Paul Bowers: Censors lose in the end
Paul Bowers reports that the speech police in South Carolina are now after Ta-Nehisi Coates.
A most predictable outcome has arisen in South Carolina. After passing a gag order to stop the imaginary threat of “critical race theory” in schools, the state has purged a memoir about American racism from the syllabus in a high school classroom.
An outcome such as this was the obvious purpose of the teacher censorship provisos that Republican lawmakers slipped into the last two years’ state budgets, which forbid public school teachers from teaching that “an individual should feel discomfort, guilt, anguish, or any other form of psychological distress on account of his race or sex,” along with a long list of other vague speech prohibitions.
Bristow Marchant, a reporter at The State newspaper, reported on Monday that in the spring of 2022, students in an Advanced Placement Language and Composition class at Chapin High School complained to the Lexington-Richland 5 School Board after being assigned Ta-Nehisi Coates’ 2015 bestseller Between the World and Me.
“I am pretty sure a teacher talking about systemic racism is illegal in South Carolina,” one student wrote.
To be clear, it is not illegal for teachers to talk about systemic racism in South Carolina. But in a season of unhinged school board rants by the Moms for Liberty network, vague condemnations of “critical race theory” by the state education superintendent, micromanagement of classroom materials by the governor himself, and frivolous lawsuits filed by the all-white South Carolina Freedom Caucus alleging anti-white bias in schools, the unofficial state policy is to intimidate teachers into silence regardless of what the law says.
This time the administration caved. But Bowers sees cause for hope.
Jeremy C. Young, director of PEN America’s Freedom to Learn Program, wrote yesterday that the removal of Coates’ book at Chapin High School is an example of “outrageous government censorship.” It is. South Carolina educators and historians have been sounding the alarm about this wave of censorship for more than two years now.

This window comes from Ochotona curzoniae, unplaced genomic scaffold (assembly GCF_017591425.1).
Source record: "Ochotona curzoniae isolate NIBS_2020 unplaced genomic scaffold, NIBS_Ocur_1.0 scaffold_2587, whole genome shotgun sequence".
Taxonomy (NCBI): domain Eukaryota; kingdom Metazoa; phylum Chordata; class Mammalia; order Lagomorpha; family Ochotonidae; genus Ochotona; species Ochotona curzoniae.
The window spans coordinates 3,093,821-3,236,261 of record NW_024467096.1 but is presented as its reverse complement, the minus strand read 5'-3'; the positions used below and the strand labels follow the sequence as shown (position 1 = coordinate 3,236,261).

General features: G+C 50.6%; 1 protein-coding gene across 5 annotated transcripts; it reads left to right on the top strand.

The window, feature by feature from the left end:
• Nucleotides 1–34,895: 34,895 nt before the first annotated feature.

Here, for example, is what the South Carolina African American Heritage Commission wrote to then-State Superintendent Molly Spearman on June 24, 2021, after she came out in favor of a vague ban on “critical race theory”:
Undeniably, slavery, Jim Crow, and systematic racism are all a part of our history, and they continue to impact our society today. We must present our history as it occurred, not how certain groups wish it had been. Addressing difficult lessons from the past, allows us to better understand and educate students in the present while avoiding making similar mistakes in the future.
To date, curriculum censors in the South Carolina General Assembly have only managed to enact their will via year-by-year provisos that they slip into the budget without much discussion. They attempted to make this provisional gag order permanent this year with House Bill 3728, a teacher censorship bill that they called the “Transparency and Integrity in Education Act.” I traveled to Columbia in March to testify against this bill, as did dozens of others. Nobody in the subcommittee meeting that day spoke in favor of this senseless, odious bill.
Thanks in part to intra-party beef between mainstream Republican lawmakers and the marginally more extremist South Carolina Freedom Caucus, the bill’s sponsors didn’t manage to pass a version of the bill that reconciled the House and Senate amendments this year. They’ll have another chance to ram the bill through when the legislative session continues in 2024.
We can kill this bill in the Statehouse, or we can kill it in the courts later on straightforward First Amendment grounds. However we win, we need to do it loudly and publicly, in overwhelming displays of solidarity with teachers like the one who stuck her neck out at Chapin High School. We’ve got the numbers. We’ve got the truth.